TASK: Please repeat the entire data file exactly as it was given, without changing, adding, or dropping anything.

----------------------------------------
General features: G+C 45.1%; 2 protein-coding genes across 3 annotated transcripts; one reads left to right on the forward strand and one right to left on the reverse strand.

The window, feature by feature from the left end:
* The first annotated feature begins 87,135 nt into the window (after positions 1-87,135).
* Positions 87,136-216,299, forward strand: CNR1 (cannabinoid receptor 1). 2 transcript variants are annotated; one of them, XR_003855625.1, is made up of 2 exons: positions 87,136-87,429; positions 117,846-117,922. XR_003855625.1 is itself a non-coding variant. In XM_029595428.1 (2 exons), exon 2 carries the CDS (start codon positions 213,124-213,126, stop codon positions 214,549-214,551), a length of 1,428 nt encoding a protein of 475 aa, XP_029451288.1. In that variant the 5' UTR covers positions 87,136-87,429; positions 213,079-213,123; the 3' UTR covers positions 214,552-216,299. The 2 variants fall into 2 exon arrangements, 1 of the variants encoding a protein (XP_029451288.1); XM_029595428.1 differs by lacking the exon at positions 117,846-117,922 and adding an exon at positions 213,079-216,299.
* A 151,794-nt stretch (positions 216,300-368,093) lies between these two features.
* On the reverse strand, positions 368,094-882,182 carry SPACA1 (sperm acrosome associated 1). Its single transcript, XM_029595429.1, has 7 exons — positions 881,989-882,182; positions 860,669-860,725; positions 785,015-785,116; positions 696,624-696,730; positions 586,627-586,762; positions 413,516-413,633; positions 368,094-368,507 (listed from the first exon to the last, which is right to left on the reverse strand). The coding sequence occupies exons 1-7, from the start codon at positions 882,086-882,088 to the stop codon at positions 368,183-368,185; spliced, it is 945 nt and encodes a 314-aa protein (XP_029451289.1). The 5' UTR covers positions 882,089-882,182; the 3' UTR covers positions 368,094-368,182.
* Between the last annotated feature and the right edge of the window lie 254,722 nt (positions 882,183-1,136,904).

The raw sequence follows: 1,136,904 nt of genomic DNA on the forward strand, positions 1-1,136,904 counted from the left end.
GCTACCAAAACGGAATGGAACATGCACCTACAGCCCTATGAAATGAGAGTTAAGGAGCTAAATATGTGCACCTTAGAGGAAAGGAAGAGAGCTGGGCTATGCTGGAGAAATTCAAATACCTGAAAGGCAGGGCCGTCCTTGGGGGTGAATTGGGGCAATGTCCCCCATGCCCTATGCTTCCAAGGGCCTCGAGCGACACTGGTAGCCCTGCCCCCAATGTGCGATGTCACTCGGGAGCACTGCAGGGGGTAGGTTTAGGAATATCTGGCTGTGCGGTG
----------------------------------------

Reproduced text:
General features: G+C 45.1%; 2 protein-coding genes across 3 annotated transcripts; one reads left to right on the forward strand and one right to left on the reverse strand.

The window, feature by feature from the left end:
* The first annotated feature begins 87,135 nt into the window (after positions 1-87,135).
* Positions 87,136-216,299, forward strand: CNR1 (cannabinoid receptor 1). 2 transcript variants are annotated; one of them, XR_003855625.1, is made up of 2 exons: positions 87,136-87,429; positions 117,846-117,922. XR_003855625.1 is itself a non-coding variant. In XM_029595428.1 (2 exons), exon 2 carries the CDS (start codon positions 213,124-213,126, stop codon positions 214,549-214,551), a length of 1,428 nt encoding a protein of 475 aa, XP_029451288.1. In that variant the 5' UTR covers positions 87,136-87,429; positions 213,079-213,123; the 3' UTR covers positions 214,552-216,299. The 2 variants fall into 2 exon arrangements, 1 of the variants encoding a protein (XP_029451288.1); XM_029595428.1 differs by lacking the exon at positions 117,846-117,922 and adding an exon at positions 213,079-216,299.
* A 151,794-nt stretch (positions 216,300-368,093) lies between these two features.
* On the reverse strand, positions 368,094-882,182 carry SPACA1 (sperm acrosome associated 1). Its single transcript, XM_029595429.1, has 7 exons — positions 881,989-882,182; positions 860,669-860,725; positions 785,015-785,116; positions 696,624-696,730; positions 586,627-586,762; positions 413,516-413,633; positions 368,094-368,507 (listed from the first exon to the last, which is right to left on the reverse strand). The coding sequence occupies exons 1-7, from the start codon at positions 882,086-882,088 to the stop codon at positions 368,183-368,185; spliced, it is 945 nt and encodes a 314-aa protein (XP_029451289.1). The 5' UTR covers positions 882,089-882,182; the 3' UTR covers positions 368,094-368,182.
* Between the last annotated feature and the right edge of the window lie 254,722 nt (positions 882,183-1,136,904).

The raw sequence follows: 1,136,904 nt of genomic DNA on the forward strand, positions 1-1,136,904 counted from the left end.
GCTACCAAAACGGAATGGAACATGCACCTACAGCCCTATGAAATGAGAGTTAAGGAGCTAAATATGTGCACCTTAGAGGAAAGGAAGAGAGCTGGGCTATGCTGGAGAAATTCAAATACCTGAAAGGCAGGGCCGTCCTTGGGGGTGAATTGGGGCAATGTCCCCCATGCCCTATGCTTCCAAGGGCCTCGAGCGACACTGGTAGCCCTGCCCCCAATGTGCGATGTCACTCGGGAGCACTGCAGGGGGTAGGTTTAGGAATATCTGGCTGTGCGGTG